Poor data quality is not just a monetary problem; it can also damage a company’s reputation. According to the Gartner report Measuring the Business Value of Data Quality, organizations make (often erroneous) assumptions about the state of their data and continue to experience inefficiencies, excessive costs, compliance risks and customer satisfaction issues as a result. In effect, data quality in their business goes unmanaged.

The impact on customer satisfaction undermines a company’s reputation, as customers can take to social media (as in the example at the opening of this article) to share their negative experiences. Employees too can start to question the validity of the underlying data when data inconsistencies are left unchecked. They may even ask a customer to validate product, service, and customer data during an interaction — increasing handle times and eroding trust.

CASE STUDY: Poor Data Quality at a Credit Card Company

Every time a customer swipes their credit card at any location around the world, the information reaches a central data repository. Before being stored, however, the data is analyzed according to multiple rules, and translated into the company’s unified data format.

With so many transactions, changes can often fly under the radar:

  • A specific field is changed by a merchant (e.g., field: “brand name”).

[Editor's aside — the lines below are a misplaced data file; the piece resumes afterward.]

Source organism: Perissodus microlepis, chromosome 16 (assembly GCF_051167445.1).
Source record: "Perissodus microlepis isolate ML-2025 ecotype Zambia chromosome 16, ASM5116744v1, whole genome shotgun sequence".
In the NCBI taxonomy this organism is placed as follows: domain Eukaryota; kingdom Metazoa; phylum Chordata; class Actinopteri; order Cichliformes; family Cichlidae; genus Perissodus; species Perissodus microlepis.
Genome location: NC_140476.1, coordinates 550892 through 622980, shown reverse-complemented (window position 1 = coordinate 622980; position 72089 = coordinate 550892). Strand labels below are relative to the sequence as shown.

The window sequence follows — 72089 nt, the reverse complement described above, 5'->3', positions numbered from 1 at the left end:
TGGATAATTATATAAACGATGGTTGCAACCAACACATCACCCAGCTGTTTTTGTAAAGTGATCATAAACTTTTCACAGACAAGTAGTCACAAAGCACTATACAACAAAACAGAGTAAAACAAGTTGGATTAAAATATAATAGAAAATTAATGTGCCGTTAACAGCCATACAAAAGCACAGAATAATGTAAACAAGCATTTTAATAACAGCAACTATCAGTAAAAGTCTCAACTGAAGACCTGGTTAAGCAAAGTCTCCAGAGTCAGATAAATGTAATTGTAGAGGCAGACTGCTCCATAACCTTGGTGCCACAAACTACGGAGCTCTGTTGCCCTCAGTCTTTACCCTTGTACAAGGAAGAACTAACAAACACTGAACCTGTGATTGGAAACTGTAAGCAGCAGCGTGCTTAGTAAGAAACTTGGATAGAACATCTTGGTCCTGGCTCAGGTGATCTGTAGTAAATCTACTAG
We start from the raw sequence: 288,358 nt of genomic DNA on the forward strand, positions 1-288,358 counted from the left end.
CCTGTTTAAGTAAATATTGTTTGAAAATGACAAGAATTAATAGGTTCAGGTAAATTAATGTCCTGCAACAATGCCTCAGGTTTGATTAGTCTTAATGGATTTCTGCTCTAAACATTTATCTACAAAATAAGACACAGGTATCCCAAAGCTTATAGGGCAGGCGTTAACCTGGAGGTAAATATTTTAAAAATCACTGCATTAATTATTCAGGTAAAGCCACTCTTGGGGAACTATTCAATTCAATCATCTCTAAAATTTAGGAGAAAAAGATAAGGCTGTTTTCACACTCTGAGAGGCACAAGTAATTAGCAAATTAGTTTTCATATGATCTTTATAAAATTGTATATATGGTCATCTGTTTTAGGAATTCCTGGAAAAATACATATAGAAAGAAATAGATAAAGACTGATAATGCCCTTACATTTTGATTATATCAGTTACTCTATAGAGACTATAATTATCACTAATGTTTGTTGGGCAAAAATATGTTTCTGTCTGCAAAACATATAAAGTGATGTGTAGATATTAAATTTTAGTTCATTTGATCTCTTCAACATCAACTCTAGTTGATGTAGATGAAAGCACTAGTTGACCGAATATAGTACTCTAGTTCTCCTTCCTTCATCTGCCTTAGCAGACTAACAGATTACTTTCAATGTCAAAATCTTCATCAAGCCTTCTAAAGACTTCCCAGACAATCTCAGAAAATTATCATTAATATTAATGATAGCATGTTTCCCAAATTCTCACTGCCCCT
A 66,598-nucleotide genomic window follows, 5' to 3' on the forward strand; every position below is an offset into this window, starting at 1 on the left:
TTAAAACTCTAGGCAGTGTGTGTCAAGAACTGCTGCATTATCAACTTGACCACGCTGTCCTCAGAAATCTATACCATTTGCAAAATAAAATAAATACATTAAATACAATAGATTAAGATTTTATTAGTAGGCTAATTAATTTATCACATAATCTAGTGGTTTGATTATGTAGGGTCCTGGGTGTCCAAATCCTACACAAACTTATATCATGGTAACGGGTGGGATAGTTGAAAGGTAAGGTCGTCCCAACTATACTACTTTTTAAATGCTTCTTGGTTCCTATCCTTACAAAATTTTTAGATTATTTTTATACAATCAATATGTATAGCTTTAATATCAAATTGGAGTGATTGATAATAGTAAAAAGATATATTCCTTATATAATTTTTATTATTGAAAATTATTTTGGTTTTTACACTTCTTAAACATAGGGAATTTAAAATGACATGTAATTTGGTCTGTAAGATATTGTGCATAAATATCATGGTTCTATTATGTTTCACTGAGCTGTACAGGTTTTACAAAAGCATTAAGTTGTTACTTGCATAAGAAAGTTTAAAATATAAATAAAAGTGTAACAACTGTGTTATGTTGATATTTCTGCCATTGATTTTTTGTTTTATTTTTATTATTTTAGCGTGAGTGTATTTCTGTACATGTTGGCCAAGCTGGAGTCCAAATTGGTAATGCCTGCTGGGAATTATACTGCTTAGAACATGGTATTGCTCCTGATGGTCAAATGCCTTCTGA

• Field translation prior to reporting fails, and is reported as “null”.
  • An erroneous drop in transactions appears for that merchant’s brand name.
  • A drop goes unnoticed for weeks, getting lost in the averages of hundreds of other brands they support.

Setting back the data analytics effort, the data quality team had to fix the initial data and start analyzing again. In the meantime, the company was pursuing misguided business strategies – costing lost time for all teams, damaging credibility for the data analytics team, adding uncertainty as to the reliability of their data and creating lost or incorrect decisions based on the incorrect data. 

Anodot’s AI-Powered Analytics solution automatically learns normal behavior for each data stream, flagging any abnormal behavior. Using Anodot, changes leading to issues such as null fields would be immediately alerted on, so that it could be fixed. This prevents wasted time and energy and ensures that decisions are made based on the complete and correct data.

Applying AI-Powered Analytics to Ensure Good Data Quality

Reducing the causes of poor data is crucial to stopping the negative impact of bad data. An organization’s data quality is ultimately everyone’s business, regardless of whether or not they have direct supervision over the data.

Artificial Intelligence can be used to rapidly transform vast volumes of big data into trusted business information. Machine learning can automatically learn your data metrics’ normal behavior, then discover any anomaly and alert on it. With Anodot’s AI-powered analytics solution, you can rapidly transform your vast volumes of critical data into trusted business information.

Data scientists, business managers and knowledge workers alike all have a responsibility to implement the best tools to ensure that false data doesn’t impact critical decisions.


Topics: Big Data